1

I've got a text file with some lines and saved the text file into an array using

readarray -t array < Textfile

The Text file contains e.g. the following:

123
456
789

Now I'd like to use the grep command to look for the results in another text file using the array, so print out lines where "123", "456" or "789" appear. To test the array thing, I tried to make grep look for "123", "456" and "789" the same text file and output the matching lines, if at least one of the three character series appears.

I tried

grep "${array[*]}" Textfile

but this doesn't show any results. What am I doing wrong?

2
  • 1
    Can't you simply use grep -f? Sep 10, 2020 at 13:37
  • This will give me the error ": No such file or directory"
    – X3nion
    Sep 10, 2020 at 13:43

2 Answers 2

4

First of all, you could just use the file itself. That is far simpler than trying to use a shell array:

grep -f file1.txt file2.txt

That will print any lines from file2.txt that match any lines in file1.txt.

If you have to use an array for some reason, things are more complicated. You can't just do grep "${array[*]}" Textfile because "${array[*]}" will expand to the list of elements in the array separated by a space:

$ array=("foo" "bar" "baz")
$ echo "${array[*]}"
foo bar baz

Which means that your grep command would become:

grep 'foo bar baz' file

And that means "grep for foo bar baz in the file file". What you want to do is to grep for foo, or bar, or baz. This can be done using the -E option of grep and joining the patterns you want to search for with |:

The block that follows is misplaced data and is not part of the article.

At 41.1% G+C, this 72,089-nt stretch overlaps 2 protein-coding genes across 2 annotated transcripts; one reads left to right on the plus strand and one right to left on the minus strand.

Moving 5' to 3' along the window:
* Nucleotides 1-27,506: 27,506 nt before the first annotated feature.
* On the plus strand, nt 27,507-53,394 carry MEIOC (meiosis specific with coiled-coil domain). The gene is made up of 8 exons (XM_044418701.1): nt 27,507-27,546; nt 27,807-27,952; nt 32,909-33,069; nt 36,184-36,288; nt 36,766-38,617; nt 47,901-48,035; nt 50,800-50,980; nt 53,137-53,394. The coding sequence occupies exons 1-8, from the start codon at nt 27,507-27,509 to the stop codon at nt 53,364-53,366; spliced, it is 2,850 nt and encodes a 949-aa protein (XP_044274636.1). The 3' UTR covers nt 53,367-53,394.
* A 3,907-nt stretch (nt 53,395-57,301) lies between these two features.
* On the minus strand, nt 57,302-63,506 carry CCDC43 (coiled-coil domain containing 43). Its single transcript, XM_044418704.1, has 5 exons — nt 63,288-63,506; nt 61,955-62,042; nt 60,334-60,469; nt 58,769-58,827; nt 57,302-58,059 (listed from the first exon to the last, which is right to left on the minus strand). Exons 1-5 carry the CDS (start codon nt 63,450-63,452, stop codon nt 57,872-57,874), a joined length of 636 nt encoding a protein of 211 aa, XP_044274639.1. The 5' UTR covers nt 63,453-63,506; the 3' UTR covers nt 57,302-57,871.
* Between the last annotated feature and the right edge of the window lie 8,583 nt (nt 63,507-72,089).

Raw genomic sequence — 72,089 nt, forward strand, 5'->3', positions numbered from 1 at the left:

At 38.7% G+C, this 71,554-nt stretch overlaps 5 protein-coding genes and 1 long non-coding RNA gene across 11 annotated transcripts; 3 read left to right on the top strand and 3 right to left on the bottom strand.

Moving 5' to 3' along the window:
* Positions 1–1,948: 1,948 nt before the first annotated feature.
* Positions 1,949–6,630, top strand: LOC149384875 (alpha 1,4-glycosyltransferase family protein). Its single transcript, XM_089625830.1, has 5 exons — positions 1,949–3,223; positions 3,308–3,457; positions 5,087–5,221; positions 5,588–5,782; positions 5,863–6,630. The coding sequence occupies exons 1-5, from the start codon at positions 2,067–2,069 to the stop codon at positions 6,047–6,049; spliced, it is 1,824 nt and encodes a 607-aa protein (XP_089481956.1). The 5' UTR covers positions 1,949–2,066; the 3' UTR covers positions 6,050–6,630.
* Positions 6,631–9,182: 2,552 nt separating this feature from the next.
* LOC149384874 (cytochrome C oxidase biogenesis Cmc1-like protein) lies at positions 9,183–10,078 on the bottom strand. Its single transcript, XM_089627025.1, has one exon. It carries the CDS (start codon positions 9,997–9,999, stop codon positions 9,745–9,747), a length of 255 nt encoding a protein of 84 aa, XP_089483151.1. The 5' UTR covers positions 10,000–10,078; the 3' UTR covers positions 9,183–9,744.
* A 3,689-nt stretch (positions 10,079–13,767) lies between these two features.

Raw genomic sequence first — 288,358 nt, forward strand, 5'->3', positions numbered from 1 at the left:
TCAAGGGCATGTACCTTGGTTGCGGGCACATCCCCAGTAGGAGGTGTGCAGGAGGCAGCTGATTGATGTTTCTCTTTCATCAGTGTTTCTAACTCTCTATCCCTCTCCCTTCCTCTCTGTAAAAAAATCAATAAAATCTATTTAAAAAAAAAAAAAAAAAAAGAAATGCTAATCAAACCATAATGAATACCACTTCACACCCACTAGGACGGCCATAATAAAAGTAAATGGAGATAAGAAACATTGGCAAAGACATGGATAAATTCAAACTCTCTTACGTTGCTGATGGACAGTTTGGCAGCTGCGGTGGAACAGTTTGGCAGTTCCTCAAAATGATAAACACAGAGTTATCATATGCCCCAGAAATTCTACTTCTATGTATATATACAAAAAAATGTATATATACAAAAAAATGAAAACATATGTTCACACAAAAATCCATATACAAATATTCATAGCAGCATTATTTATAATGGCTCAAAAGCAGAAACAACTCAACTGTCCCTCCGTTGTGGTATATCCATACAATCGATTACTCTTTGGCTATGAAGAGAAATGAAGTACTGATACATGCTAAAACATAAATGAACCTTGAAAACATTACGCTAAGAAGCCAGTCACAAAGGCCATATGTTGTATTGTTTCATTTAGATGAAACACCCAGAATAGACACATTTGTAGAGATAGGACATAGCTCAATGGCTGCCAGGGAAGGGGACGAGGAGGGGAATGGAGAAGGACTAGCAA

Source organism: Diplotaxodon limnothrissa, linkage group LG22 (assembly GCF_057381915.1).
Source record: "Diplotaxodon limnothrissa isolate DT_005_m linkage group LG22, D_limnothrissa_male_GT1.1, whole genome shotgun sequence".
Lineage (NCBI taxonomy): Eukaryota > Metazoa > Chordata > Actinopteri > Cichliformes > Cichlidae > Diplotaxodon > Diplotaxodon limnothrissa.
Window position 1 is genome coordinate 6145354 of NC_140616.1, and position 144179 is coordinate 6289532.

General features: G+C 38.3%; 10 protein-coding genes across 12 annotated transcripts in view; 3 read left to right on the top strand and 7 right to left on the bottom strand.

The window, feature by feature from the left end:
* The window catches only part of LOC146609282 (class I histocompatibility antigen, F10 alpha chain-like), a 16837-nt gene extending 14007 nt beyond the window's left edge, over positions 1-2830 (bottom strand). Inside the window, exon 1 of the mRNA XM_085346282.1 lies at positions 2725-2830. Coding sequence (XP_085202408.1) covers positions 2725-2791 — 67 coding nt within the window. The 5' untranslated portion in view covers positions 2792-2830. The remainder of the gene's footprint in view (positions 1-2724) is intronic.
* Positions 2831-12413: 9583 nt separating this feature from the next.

grep -E 'foo|bar|baz' file

To do this, you will need to do something complicated like:

grep -E "$(printf '%s|' "${array[@]}" | sed 's/|$//')" file

Or perhaps:

grep -E "$(export IFS="|"; echo "${array[*]}")" file

On the whole, it's simply better, quicker and easier to use the file and forget about the array.

2
  • ... or you could build a new array with each original array entry preceded by -e: pats=(); for pat in "${array[@]}"; do pats+=(-e "$pat"); done. Then grep "${pats[@]}" file
    – Kusalananda
    Sep 10, 2020 at 14:26
  • The answer of terdon works well!
    – X3nion
    Sep 10, 2020 at 14:34
0
grep "${array[*]}" Textfile

Will work as long as you set IFS to newline (or anything that starts with newline), and use -- or -e to make sure it still works even if the first element starts with -.

"${array[*]}" in Korn-like shells, like "$*" in POSIX shells expands to the list of elements joined with the first character of $IFS. The default value of $IFS is <SPC><TAB><NL> (<SPC><TAB><NL><NUL> in zsh), so by default, you'd get the element joined with SPC characters. For grep, you'd need the different regexps to be newline separated for grep to loop for each one in turn.

IFS=$'\n'
grep -e "${array[*]}" file

In zsh, doing grep -e "${(pj:\n:)array}" file (explicitly joining with newline instead of modifying $IFS globally), or grep -e$^array file (which expands the array in fish/rc-style, where that becomes grep -efirst -esecond file which is another way to supply several patterns to grep) would be cleaner.

Another option is to do:

printf '%s\n' "${array[@]}" | grep -f - file

This time passing the newline-delimited list of patterns over grep's stdin rather than via an argument.

Those approaches would work whether your patterns are fixed strings (with -F), extended regexps (with -E) or basic regexps (default).

You may want to make sure the list of patterns is not empty:

(( ${#array[@]} > 0 )) && grep ...

Calling grep with an empty pattern yields different results depending on the grep implementation and generally not what you want.

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